Sondra Everhart, who served more than a decade as New Mexico’s long-term care ombudsman, had alleged she was illegally fired in June 2016 from her $81,000-a-year position with the Department of Aging and Long-Term Services.
The lawsuit said department managers terminated Everhart because of her advocacy on behalf of boarding home residents, her request that the agency do more to protect the elderly from financial exploitation, her attempts to combat Medicaid fraud by the department and her proposal that the ombudsman office be separated from the Department of Aging and Long-Term Services.
The department had denied the claims, saying Everhart was fired for unlawfully providing a newspaper with records of conditions in boarding homes in the Las Vegas, N.M., area. The homes serve people who have been released from the state psychiatric hospital in Las Vegas.
The settlement between Everhart and the administration brought to a close a short but very public dispute that proved costly for taxpayers.
Under the settlement, Everhart was allowed to retroactively resign, and the Department of Aging and Long-Term Services agreed to give her a neutral job reference. The two sides also agreed not to disparage each other.
The department didn’t admit wrongdoing as part of the settlement. Everhart can seek new employment with an executive agency after Martinez leaves office at year’s end.
A department spokesman didn’t respond to a request for comment. The settlement was signed by Myles Copeland, who has since resigned as head of the agency.
Everhart couldn’t be reached for comment.
The state Risk Management Division, which represented the administration in the litigation, released the settlement Wednesday in response to an open-records request.
The settlement was reached in June but was sealed for six months under New Mexico law.
Linda Hemphill, an attorney for Everhart, had said in June that she and co-counsel Diane Garrity were extremely pleased with the settlement.
Employees in the office that Everhart previously oversaw make regular visits to long-term care facilities to investigate complaints, help resolve resident concerns and ensure quality care. The jobs of long-term care ombudsmen are federally funded positions, and U.S. law prohibits state interference in the duties of the advocates.
In June 2015, Everhart complained to the federal government that the Department of Aging and Long-Term Services was interfering with her responsibilities, according to a document filed by Everhart’s attorneys in the lawsuit.
Shortly after she complained, the document says, the department sought outside legal advice on how to remove Everhart.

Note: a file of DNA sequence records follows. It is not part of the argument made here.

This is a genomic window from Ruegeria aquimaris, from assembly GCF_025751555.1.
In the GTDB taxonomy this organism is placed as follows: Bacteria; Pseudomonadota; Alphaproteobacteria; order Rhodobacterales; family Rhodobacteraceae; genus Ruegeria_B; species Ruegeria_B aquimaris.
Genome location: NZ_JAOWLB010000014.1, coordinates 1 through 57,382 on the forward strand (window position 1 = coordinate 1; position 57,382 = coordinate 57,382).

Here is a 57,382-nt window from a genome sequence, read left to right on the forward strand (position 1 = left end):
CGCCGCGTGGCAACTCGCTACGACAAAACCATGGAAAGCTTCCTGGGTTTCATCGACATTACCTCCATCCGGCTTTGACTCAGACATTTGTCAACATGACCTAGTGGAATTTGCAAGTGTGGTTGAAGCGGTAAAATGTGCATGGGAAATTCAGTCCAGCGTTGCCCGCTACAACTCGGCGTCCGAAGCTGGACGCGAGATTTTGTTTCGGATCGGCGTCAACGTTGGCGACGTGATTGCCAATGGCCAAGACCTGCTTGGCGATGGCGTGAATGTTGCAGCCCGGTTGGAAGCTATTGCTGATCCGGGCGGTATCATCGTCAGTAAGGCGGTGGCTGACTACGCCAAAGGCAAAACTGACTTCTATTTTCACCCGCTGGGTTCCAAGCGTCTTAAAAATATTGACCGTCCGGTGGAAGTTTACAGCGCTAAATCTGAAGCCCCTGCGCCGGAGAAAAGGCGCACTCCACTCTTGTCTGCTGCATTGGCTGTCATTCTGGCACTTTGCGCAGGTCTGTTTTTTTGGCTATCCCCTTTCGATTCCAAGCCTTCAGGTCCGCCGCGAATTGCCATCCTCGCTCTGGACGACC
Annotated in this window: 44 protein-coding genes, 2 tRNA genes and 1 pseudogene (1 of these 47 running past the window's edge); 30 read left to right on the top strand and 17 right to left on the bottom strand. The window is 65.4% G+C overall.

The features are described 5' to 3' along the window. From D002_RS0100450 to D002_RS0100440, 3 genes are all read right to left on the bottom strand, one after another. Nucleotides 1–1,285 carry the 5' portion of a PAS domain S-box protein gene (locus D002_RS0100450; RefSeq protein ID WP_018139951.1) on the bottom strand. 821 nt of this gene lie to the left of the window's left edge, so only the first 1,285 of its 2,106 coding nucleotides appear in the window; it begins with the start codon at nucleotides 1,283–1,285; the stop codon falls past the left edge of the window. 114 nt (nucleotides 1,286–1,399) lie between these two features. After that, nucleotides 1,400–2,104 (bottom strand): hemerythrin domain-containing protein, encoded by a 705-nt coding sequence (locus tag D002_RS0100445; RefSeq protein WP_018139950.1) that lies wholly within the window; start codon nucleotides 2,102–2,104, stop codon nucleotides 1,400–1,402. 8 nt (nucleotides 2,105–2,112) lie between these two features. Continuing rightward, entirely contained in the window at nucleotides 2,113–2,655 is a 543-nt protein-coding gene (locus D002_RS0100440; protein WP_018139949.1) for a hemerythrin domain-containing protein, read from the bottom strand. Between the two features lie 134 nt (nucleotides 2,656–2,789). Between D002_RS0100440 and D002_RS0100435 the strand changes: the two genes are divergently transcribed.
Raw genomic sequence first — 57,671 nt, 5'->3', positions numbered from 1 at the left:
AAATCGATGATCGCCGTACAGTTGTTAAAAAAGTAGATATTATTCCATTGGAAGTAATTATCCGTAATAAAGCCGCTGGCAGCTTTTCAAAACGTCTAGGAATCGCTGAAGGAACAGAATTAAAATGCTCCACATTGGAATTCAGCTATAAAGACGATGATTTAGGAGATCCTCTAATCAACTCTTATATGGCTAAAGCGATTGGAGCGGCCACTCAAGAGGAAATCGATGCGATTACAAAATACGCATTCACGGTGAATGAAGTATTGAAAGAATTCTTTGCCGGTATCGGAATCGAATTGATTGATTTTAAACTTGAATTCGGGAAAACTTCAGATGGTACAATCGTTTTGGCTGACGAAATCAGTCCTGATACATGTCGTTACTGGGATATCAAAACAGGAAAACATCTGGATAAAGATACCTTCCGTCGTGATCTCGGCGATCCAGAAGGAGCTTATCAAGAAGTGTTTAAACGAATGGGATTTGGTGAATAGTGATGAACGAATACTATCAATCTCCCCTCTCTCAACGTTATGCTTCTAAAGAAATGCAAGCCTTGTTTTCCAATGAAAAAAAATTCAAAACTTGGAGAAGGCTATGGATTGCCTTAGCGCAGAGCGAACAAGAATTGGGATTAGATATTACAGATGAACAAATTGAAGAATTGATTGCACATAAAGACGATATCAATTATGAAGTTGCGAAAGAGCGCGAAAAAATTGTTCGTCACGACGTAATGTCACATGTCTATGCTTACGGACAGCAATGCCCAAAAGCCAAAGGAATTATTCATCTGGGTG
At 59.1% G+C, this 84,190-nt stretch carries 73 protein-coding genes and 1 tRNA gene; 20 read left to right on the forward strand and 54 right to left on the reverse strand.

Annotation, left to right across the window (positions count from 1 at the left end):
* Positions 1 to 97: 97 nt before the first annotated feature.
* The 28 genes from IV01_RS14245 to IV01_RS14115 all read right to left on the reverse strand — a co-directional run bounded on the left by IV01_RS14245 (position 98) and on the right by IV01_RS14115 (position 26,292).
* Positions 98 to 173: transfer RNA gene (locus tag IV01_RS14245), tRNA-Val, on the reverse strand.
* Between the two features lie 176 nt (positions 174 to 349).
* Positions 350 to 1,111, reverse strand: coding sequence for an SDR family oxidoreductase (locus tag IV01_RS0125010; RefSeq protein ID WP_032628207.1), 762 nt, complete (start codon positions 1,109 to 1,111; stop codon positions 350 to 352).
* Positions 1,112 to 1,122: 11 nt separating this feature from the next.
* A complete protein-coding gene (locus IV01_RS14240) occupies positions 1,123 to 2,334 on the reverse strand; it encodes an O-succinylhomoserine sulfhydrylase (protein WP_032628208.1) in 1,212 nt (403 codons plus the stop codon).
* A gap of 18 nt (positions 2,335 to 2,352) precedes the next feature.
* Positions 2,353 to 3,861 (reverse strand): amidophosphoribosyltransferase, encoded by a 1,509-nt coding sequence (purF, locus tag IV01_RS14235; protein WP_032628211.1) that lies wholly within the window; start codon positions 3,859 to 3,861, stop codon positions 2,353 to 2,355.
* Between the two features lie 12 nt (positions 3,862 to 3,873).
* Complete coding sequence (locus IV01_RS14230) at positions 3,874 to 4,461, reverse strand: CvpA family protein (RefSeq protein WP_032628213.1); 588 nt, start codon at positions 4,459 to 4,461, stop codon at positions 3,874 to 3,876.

An attorney advised the department in September 2015 that the removal would likely run afoul of federal law and be retaliatory toward Everhart, the document says.
The Department of Aging and Long-Term Services has said the legal advice was sought because the agency was trying to determine whether it could make the ombudsman job exempt from the state’s merit-based civil service system. Everhart was a classified, or civil service, employee.
In agencies under the control of the governor, such as the Department of Aging and Long-Term Services, exempt employees serve at the will of the state’s chief executive.
After Everhart’s lawsuit was filed, the department said she was doing a great job until she broke the law by releasing the boarding home records to the Albuquerque Journal, which had filed an open-records request for the documents.
Everhart’s lawsuit said she was legally authorized to provide the records and that the allegation she did so unlawfully was a pretext for the Department of Aging and Long-Term Services to finally carry out its plan to get rid of her.
The Journal later published a series of stories on substandard conditions of boarding homes in Las Vegas. The homes are largely unregulated.
All ombudsman records pertaining to clients, patients and residents are confidential and don’t have to be disclosed under the state Inspection of Public Records Act. However, state regulations require that the ombudsman make a reasonable effort to grant a records request when it is possible to do so without revealing client identifying information.
Everhart redacted names of boarding home residents from the documents provided to the Journal, but the department has said the redactions were inadequate to protect all identifying information for complainants and residents.
The New Mexico Foundation for Open Government — a nonprofit supported by business, the news media and others — last year honored Everhart for releasing the boarding home records.
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